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22 WTO Law and Domestic

22 WTO Law and Domestic Regulation Wolfgang Weiß Hardback Approx. 500 pp, 2019 € 150.00 ISBN 978-3-406-74410-5 Dr Wolfgang Weiß is Full Professor of Public Law, European Law and Public International Law at the German University of Administrative Sciences Speyer. The book explores the impact of WTO law on domestic regulatory autonomy. It identifies and critically analyses the mechanisms working in WTO law that cause increasing interferences with domestic law and thus restrain the regulatory autonomy of the WTO members. The book proposes ways how WTO law be conceptualized to enhance the policy space of WTO members. Therefore, the book demonstrates the flexibilities in interpreting and applying WTO core principles and provisions and explores interpretive and institutional conceptions that could serve as a pathway of allocating greater policy leeway to WTO members. The analyses presented address the disturbing observation that even though WTO law appreciates the regulatory leeway of WTO members in several provisions across agreements, the WTO judiciary´s case law, but also other governance mechanism active in the WTO appear to narrow down the WTO members´ regulatory autonomy and to considerably limit the space for domestic policy choices. Wide spread, even scholarly perception of the WTO, and most recently the Trump administration blame the WTO, in particular its dispute settlement branch, for being biased towards free trade and unduly restraining even legitimate domestic policies, and voiding the domestic policy space needed for addressing societal concerns and global problems. A closer look at the development of GATT/WTO law, however, reveals that, in GATT era, panels were aware of the effect their interpretations had on domestic policy space, and that some of the more recent WTO dispute settlement reports show attempts to expand WTO member´s leeway again. These observations are the starting point for an in-depth analysis of the different mechanisms present in WTO law which impact on domestic regulation.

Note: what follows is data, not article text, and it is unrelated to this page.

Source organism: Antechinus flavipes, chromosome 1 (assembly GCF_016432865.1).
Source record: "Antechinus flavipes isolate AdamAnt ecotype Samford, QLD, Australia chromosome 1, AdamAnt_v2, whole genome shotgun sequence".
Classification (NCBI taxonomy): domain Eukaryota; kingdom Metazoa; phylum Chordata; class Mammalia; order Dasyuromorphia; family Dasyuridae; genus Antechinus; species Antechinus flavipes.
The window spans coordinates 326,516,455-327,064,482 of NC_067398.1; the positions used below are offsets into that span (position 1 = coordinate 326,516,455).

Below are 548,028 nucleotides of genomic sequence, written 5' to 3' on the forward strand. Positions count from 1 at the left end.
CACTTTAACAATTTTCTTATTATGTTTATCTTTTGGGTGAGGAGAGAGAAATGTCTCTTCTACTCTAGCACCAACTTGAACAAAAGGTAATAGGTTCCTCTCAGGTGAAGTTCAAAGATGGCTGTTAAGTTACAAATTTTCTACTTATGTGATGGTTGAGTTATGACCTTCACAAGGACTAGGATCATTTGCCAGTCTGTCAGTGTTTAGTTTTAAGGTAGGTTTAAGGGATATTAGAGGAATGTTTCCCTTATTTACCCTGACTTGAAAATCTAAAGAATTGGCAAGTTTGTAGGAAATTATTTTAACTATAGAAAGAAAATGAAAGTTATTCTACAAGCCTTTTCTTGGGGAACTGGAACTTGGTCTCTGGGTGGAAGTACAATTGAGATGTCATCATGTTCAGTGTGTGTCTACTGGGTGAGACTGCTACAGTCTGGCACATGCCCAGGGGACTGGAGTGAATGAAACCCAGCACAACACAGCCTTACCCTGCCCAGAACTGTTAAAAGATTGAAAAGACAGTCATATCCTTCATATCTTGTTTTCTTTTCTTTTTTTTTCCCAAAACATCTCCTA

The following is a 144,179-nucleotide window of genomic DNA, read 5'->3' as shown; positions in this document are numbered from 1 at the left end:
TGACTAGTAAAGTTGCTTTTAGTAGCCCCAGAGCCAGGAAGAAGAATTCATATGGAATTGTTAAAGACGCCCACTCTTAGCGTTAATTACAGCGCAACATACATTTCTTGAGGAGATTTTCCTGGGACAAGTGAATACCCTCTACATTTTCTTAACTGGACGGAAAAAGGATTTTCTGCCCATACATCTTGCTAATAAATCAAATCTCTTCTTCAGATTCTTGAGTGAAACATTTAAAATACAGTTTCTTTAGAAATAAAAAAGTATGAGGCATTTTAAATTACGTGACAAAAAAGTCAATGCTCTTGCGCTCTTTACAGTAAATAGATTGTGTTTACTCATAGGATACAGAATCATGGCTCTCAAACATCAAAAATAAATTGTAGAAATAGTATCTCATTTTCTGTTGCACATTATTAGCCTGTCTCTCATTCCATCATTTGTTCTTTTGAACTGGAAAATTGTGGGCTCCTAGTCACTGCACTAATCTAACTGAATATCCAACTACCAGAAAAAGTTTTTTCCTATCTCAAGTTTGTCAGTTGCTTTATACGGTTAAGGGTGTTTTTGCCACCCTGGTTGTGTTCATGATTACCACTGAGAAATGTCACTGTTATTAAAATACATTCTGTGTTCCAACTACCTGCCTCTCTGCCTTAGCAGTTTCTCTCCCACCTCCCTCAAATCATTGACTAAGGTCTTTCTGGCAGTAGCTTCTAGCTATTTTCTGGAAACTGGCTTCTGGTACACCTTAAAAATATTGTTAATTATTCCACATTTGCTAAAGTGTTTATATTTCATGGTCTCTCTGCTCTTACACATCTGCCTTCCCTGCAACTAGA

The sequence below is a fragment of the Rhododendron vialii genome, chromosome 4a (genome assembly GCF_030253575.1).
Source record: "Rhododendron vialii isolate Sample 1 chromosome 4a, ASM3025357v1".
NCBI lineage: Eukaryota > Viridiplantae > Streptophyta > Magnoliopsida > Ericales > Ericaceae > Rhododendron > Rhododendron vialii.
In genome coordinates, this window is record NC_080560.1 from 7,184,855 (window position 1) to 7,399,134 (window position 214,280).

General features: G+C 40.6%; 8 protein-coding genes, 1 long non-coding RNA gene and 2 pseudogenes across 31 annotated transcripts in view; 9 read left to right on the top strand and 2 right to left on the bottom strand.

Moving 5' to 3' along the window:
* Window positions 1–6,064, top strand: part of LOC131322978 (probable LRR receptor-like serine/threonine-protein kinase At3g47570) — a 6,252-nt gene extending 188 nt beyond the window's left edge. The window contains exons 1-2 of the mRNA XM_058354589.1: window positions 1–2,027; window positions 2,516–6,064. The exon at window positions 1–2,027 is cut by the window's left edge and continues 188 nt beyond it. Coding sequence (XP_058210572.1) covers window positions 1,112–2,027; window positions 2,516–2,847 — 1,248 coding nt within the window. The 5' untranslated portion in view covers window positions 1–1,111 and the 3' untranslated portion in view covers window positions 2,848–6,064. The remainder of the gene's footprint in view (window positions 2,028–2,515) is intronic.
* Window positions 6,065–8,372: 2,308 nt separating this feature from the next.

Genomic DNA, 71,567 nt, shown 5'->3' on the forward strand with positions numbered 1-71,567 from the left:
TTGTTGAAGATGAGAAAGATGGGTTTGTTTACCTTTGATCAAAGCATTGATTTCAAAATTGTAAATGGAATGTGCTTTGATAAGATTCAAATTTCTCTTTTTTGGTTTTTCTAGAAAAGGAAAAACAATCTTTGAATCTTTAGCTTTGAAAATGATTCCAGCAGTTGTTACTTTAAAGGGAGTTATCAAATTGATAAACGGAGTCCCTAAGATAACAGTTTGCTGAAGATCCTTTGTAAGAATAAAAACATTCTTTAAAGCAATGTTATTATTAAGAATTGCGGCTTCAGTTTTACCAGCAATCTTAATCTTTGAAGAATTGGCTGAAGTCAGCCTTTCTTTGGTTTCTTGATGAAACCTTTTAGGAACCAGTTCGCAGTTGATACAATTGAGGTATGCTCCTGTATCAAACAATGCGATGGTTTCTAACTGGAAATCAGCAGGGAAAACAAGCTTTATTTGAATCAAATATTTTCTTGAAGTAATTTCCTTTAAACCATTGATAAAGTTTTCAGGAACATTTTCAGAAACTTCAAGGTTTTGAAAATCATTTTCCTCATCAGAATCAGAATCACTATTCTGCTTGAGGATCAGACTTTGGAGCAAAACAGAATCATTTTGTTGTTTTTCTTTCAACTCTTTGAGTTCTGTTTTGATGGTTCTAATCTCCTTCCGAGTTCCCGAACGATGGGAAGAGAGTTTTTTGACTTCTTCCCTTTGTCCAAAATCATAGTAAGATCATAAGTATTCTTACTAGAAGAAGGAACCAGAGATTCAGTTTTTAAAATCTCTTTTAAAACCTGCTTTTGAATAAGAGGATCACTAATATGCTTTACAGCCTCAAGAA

23 Intelligence Law and Policies in Europe A Handbook Edited by Jan-Hendrik Dietrich, and Satish Sule Hardback Approx. 800 pp., 2019 Approx. € 200.00 ISBN 978-3-406-69455-4 Dr Jan-Hendrik Dietrich is a professor at the Federal University of Administrative Science; Dr Satish Sule works for the European Commission. The authors are Dr Christian von Buttlar (NATO); Dr Jana Gajdosova (FRA), Professor Ian Leigh (Durham University); Dr Julian Siegel (European Commission); Carly Nyst (Privacy International); and Eric King (Privacy International) Activities of intelligence agencies have recently moved into the focus of public critical review all over Europe. The publication of the Snowden documents have revealed a surveillance practice of unknown extent. Intelligence surveillance no longer focuses on state organizations or political decision-makers alone; technical innovation rather allows an unprovoked mass surveillance of individual communication. Considering this development, the media and politicians have demanded legal limitations of such practices. This handbook takes into account the various facets of intelligence activities in Europe spanning from chapters on intelligence operations to intelligence cooperation within different policies in Europe, within the EU and without (e.g. NATO). The handbook covers: ■■ Part 1 Introduction ■■ Part 2 European Intelligence Agenda ■■ Part 3 European Intelligence Cooperation ■■ Part 4 European Intelligence and the Rule of Law ■■ Part 5 European Intelligence in national legislation and legal practice (with peculiar regard to Germany, France and the United Kingdom) This book is suitable for academic and practical purposes alike. Political, social and historical analyses are presented within the context of the legal discourse.